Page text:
Magazine Article

The new workload problem—deteriorating tenure density

By Dorothy D. Wills
Chair, CFA Membership & Organizing Committee
Geography and Anthropology, Cal Poly Pomona

It is not a secret. We all know. Tenured and tenure-track professors have more work than we used to.

Some of it comes from increased class sizes, which is explained variously as:

(a) A necessary accommodation to decreasing academic budgets (as though the latter were a force of nature rather than a policy decision),

(b) Tolerable because of enhanced technological capacity (though no one has demonstrated that larger classes with or without tech wizardry are better), or

© Not a problem for instructors (this is only claimed by administrators who never grade papers, try to have discussions in large classes, or advise students).

Unfortunately, class size is not the only thing that has gotten too big. Tenure-track faculty must conduct the routine business of their programs and departments, sit on college and university committees of all sorts, participate in shared governance, perform fund-raising, community outreach, student recruitment, curriculum design, all sorts of reviews and evaluations, attend many functions of university and professional organizations, advise student clubs, advise students in their majors (beyond advising those in their too-big classes), and so on.

Tenure-track faculty are expected to conduct research and produce scholarly books and articles (or the artistic equivalents). For this, in the CSU, we get no credit (in the currency of WTUs, which “account” for our
teaching and assigned duties.)

There are two main reasons for the growth of this administrative and service workload for people whose primary contribution is supposed to be teaching, advising, and research.

The first is that the administration of universities has also grown some 200 percent since the early 1990s. Every time a new VP, AVP, Director, Coordinator, etc., comes into existence, they spawn initiatives, committees, and programs that become their own raison d’être. Who staffs these activities? Tenure-line faculty.  

The second is that the percentage of a department’s entire teaching faculty that is tenure-track has gone down over the years. In some academic units, it stands at 30 percent, the remainder being com-prised of part-time, temporary Lecturers. Non-tenure-track faculty are not paid to do anything beyond teaching students and ad-vising the ones in their classes. Hence, they sit on no committees, conduct no program reviews, maintain no advising load, attend no organization functions, participate in no searches, and have no role in decision-mak-ing for their department, college, etc.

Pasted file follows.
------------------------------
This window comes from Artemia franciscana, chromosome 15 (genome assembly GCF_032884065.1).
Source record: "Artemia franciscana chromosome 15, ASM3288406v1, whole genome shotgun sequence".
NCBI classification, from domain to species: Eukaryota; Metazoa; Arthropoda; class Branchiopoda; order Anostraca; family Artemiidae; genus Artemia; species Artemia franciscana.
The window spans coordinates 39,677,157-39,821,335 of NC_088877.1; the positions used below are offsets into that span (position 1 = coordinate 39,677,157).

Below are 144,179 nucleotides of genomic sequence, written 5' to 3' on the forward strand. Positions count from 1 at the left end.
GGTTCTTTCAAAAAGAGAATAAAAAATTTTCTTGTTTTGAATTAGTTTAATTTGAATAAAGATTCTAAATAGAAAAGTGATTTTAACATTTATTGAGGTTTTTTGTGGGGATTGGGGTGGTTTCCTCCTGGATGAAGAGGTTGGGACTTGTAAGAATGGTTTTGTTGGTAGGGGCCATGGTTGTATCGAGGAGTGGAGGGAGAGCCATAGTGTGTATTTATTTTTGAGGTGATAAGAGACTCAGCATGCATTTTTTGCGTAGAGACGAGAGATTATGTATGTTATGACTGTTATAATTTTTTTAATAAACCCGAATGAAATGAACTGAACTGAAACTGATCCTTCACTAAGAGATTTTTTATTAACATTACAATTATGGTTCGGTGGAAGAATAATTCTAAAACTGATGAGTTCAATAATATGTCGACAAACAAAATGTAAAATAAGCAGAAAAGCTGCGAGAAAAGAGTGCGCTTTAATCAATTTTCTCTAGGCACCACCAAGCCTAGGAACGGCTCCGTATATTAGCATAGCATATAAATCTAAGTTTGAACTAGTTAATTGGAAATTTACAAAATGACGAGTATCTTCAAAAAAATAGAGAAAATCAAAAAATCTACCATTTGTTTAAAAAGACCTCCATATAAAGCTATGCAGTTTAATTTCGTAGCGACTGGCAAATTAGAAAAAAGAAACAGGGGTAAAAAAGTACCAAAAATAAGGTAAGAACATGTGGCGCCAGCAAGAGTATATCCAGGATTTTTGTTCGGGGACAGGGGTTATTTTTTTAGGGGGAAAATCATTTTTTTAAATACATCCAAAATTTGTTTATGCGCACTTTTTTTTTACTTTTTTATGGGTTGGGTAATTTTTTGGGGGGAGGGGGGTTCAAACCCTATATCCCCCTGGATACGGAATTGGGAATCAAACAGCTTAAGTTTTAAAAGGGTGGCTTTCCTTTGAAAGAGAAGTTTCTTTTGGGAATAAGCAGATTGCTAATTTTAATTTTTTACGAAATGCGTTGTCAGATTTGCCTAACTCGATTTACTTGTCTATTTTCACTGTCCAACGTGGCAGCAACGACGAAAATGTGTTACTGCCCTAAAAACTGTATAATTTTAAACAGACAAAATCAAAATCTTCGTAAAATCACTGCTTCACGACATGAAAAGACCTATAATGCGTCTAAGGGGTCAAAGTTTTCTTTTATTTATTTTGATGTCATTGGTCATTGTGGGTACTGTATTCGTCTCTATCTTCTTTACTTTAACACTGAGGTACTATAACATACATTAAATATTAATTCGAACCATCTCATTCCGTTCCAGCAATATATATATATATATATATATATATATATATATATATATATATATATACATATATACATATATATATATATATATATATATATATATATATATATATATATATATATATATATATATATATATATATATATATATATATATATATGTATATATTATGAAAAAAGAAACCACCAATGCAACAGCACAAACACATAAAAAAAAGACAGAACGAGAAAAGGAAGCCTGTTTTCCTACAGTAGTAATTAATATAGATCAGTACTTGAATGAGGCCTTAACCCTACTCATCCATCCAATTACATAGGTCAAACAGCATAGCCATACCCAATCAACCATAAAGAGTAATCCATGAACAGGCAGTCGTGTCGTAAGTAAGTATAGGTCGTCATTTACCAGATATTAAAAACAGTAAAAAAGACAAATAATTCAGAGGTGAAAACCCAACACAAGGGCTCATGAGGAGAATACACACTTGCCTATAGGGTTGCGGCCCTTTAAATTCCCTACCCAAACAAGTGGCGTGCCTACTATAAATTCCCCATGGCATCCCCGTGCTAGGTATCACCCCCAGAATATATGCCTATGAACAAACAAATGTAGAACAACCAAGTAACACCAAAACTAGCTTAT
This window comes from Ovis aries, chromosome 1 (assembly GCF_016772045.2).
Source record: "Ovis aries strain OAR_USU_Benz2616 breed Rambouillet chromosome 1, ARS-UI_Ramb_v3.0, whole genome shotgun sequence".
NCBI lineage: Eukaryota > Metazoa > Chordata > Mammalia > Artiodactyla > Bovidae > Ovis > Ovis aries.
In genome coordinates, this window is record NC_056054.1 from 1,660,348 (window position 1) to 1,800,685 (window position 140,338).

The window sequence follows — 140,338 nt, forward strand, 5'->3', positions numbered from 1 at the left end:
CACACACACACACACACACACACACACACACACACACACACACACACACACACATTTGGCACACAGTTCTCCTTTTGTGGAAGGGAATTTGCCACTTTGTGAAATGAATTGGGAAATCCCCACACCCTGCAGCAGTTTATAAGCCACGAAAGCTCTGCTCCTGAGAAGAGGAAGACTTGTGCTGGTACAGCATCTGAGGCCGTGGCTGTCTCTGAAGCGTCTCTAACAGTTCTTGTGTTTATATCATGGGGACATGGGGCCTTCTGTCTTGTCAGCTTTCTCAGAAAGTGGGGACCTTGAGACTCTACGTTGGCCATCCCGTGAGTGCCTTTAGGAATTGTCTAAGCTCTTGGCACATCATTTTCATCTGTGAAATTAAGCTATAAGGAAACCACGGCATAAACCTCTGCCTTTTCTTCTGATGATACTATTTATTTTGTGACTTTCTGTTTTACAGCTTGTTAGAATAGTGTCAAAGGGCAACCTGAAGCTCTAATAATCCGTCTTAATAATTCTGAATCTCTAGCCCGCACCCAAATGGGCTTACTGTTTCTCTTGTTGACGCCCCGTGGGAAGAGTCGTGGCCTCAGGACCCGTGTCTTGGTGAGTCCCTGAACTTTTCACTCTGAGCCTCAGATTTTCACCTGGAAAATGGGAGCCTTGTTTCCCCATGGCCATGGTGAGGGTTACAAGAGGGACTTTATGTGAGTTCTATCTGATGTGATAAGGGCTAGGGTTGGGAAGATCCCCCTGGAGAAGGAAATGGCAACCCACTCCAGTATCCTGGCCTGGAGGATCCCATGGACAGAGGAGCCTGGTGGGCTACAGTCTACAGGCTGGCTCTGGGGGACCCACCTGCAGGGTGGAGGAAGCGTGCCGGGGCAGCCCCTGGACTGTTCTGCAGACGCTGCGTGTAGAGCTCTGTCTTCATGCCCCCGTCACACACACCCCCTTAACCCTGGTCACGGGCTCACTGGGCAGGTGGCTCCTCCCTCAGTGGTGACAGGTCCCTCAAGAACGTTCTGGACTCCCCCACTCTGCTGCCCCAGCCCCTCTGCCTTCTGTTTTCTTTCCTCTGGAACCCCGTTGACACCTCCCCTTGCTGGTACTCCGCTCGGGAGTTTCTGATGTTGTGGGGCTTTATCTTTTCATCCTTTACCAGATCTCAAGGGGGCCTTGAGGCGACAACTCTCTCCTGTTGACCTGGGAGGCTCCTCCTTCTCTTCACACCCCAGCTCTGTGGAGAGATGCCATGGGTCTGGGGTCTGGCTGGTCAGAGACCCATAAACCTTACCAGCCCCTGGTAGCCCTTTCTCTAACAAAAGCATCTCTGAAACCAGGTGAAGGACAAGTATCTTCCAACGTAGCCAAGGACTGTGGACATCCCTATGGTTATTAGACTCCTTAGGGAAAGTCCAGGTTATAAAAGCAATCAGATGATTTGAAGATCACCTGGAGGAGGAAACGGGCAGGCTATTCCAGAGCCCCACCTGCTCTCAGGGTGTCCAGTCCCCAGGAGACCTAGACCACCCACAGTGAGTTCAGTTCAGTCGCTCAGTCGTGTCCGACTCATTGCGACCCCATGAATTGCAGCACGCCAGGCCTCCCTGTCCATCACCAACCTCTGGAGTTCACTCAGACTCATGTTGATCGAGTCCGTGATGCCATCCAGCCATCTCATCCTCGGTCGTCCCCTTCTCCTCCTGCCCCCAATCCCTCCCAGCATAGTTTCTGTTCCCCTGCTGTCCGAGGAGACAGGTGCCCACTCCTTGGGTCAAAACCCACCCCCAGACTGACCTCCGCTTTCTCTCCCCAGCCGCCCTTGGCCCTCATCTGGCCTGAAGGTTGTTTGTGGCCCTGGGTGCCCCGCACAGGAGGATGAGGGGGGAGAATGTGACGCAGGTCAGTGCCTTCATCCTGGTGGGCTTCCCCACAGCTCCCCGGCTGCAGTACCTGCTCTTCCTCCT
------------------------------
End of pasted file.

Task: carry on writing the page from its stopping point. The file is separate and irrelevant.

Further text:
If ancillary work grows, and the number of faculty eligible to do it decreases, voilà, you get a workload problem.

The California Faculty Association opposes this state of affairs, this gross imbalance between the tenure-track and Lecturer faculty. It is not good for anyone—not the Lecturers, not the tenure-track, and not the students—except perhaps the administration, who now have a large pool of lower paid, impermanent, and precarious faculty. The situation gives management the “flexibility,” low-cost personnel, and efficiency that they prioritize over all other considerations.

The nostrums about quality of education and our mission of excellence are laughable in the face of this choice. Lecturers have no opportunity to become the ‘teacher-scholars’ so prized by the university, nor to meet the stringent tenure and promotion standards, assessment requirements, and other performance expectations placed on tenure-line faculty.  

How is it not a problem that people teaching over half the classes in the typical department do not participate in the life of the academy on an equal basis?  

Furthermore, the proliferation of poorly-paid, insecure Lecturer positions and dearth of tenure-track ones assures the eventual diminishment of the faculty pool in most disciplines, for what aspiring anthropologist or French literature special-ist wants to spend years and thousands of dollars on graduate school only to face such a job market?  

CFA does not, however, have a voice in determining the hiring policies of the university, though we have stated our opposition to the practice of hiring twice as many Lecturers as tenure-track professors. Even the CSU agrees that the ideal ratio of tenure-track faculty to Lecturers is more like 3:1, but their committee devoted to

“Tenure Density” has done nothing, and the past academic year saw the part-time faculty hiring spree intensify.  

CFA advocates for Lecturers, as for all faculty. That doesn’t mean CFA thinks it will be fine if the university continues on the course of hiring mostly Lecturers. We need to solve several interrelated problems of tenure density, workload, and lack of true academic freedom for contingent faculty.

We can let our legislators know the tenure density issue is a serious one, affecting students as well as the faculty. They, and all of us, should stand behind the CFA Bargaining Team as we negotiate with the Chancellor on the workload issue.